After the recent deaths of two children at Western Australia's rural Northam Hospital, there are calls for an inquiry.
12 day-old Lachlan died shortly after being sent home from the hospital in Northam, 100 kilometres north-east of Perth. The baby had difficulty breathing and started coughing up mucus. Mr. Huges, the father of the baby said, “The midwife, actually the first night my wife took him in there, turned around to us and said straight out 'I hope you're not one of those mothers that worry about your kids coming up every five minutes for a cough'…We just went up there because he was sick on two occasions. He was choking on ‘phlegmy stuff’ so we took him up there to get assessed and the midwife up there said 'nothing wrong with him, he's got a blocked nose and that was it'.” He explained that, “They sent him home with a nasal spray. I went up there the next night and got the same thing but I actually saw a doctor and they did the same thing to me as well. They said there's nothing wrong with him…We're absolutely angry because it's only a month later and the system hasn't changed much at all.”
According to Health Minister Kim Hames it appears the baby died from whooping cough. He said, “It's a health professionals worst nightmare that you treat someone and think that they're ok, think you've made the right decision and it turns out you were wrong…Much worse, of course, for the family involved who for them it's obviously a dreadful experience.”
In another incident a 16 year-old boy Andrew Allan died after being sent home from the same hospital last week without seeing a doctor. According to Mr. Allan, the father, Andrew had been sick for a number of days when he arrived at Northam Hospital with his mother on Thursday, very weak, vomiting and with a high temperature. The teenager was sent home with some paracetamol and without being examined by the doctor, despite objections from his mother. Before they knew it their son was dead next morning. He says he does not blame the health system. “I have friends who do this work, they're fantastic people but because one person makes a mistake you can't label every person in the health system,” he said.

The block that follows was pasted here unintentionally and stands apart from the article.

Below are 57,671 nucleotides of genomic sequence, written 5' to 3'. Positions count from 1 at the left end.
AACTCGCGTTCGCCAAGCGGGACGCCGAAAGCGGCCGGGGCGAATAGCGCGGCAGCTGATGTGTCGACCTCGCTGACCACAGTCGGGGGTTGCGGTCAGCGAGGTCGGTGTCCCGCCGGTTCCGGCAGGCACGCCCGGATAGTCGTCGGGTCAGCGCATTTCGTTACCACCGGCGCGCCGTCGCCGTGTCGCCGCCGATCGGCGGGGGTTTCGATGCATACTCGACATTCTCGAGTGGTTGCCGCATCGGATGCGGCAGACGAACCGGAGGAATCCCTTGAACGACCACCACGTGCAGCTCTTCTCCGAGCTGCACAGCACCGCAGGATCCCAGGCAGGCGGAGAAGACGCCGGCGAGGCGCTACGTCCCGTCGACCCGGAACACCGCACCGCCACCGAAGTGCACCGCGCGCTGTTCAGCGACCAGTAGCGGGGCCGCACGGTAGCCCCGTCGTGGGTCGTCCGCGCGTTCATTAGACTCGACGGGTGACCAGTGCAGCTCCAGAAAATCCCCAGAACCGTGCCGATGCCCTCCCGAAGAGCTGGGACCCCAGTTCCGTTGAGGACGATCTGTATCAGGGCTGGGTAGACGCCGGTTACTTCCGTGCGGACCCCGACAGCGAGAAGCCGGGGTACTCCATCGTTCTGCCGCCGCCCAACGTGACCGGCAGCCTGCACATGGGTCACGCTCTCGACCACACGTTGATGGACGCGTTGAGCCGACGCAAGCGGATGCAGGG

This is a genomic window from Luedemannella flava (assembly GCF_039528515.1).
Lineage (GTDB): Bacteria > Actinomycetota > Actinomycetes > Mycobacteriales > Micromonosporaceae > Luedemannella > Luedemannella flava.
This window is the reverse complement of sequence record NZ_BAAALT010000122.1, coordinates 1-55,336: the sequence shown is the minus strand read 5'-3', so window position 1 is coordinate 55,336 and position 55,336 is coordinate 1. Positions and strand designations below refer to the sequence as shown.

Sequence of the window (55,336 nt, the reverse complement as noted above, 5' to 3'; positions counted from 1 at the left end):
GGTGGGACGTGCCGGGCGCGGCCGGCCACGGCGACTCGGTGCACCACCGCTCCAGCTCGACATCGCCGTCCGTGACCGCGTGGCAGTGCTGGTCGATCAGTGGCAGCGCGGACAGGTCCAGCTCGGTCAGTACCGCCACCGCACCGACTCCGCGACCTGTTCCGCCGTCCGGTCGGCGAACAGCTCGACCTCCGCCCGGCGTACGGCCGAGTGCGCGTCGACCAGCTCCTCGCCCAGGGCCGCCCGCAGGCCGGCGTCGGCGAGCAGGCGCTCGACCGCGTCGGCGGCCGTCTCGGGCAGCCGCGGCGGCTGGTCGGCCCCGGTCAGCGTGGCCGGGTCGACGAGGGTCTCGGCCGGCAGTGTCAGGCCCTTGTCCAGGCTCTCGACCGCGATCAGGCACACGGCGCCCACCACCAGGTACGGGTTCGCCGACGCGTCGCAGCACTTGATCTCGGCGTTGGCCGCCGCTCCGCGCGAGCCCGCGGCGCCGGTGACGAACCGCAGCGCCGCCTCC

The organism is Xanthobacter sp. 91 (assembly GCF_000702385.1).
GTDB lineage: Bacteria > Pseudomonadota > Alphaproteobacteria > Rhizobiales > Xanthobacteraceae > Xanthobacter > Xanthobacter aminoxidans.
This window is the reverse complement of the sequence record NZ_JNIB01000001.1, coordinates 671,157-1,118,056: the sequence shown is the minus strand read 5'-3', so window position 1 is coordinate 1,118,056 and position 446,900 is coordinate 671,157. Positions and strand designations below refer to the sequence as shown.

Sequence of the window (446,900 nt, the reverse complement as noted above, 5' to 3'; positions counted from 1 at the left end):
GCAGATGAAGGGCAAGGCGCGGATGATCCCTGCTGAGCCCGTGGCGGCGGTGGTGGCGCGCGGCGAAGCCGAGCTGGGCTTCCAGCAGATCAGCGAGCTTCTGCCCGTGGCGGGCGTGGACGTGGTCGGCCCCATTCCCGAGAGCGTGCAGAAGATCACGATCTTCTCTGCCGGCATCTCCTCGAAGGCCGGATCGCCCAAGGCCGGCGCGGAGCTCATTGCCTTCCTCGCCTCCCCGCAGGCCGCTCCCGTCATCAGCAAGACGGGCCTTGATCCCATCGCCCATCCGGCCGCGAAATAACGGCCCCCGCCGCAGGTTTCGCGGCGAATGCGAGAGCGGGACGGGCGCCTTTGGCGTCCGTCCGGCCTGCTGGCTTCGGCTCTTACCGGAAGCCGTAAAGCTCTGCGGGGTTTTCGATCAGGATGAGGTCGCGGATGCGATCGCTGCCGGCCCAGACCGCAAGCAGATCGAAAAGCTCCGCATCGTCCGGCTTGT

The coroner is now looking into evidence from the inquiry by the WA Country Health Service. Acting CEO of the service Wayne Salvage said the service would co-operate with any coronial inquiry into the death. While expressing his condolences he said that it was hospital protocol for patients to first be assessed by a nurse.
According to Australian Medical Association's Dr David Mountain the inquiry will look into the matter as to why Andrew was not seen by a doctor. “The fact is that the people who are trained to actually make diagnoses in our system, and to actually assess people properly for discharge or admission criteria are doctors…And that's I'm sure a patient's expectation when they go to an emergency department and that's certainly our expectation.”
Health Minister Kim Hames confirmed the decision not to contact a doctor was made by a nurse who believed the schoolboy had a viral infection. He offered his deepest sympathy to the family and said protocols would change if the investigation showed it was necessary. However he defended the nurses’ decision making saying, “A properly trained nurse is just as good as a doctor in recognising a potentially serious medical problem… I've done work like that for years and years (as a former GP) and if a nurse practitioner called me in for every fever or vomiting you’d never get any sleep.”
The State Opposition's Health spokesman Roger Cook criticized the fact that no doctor was available at one of the largest hospitals in the Wheatbelt.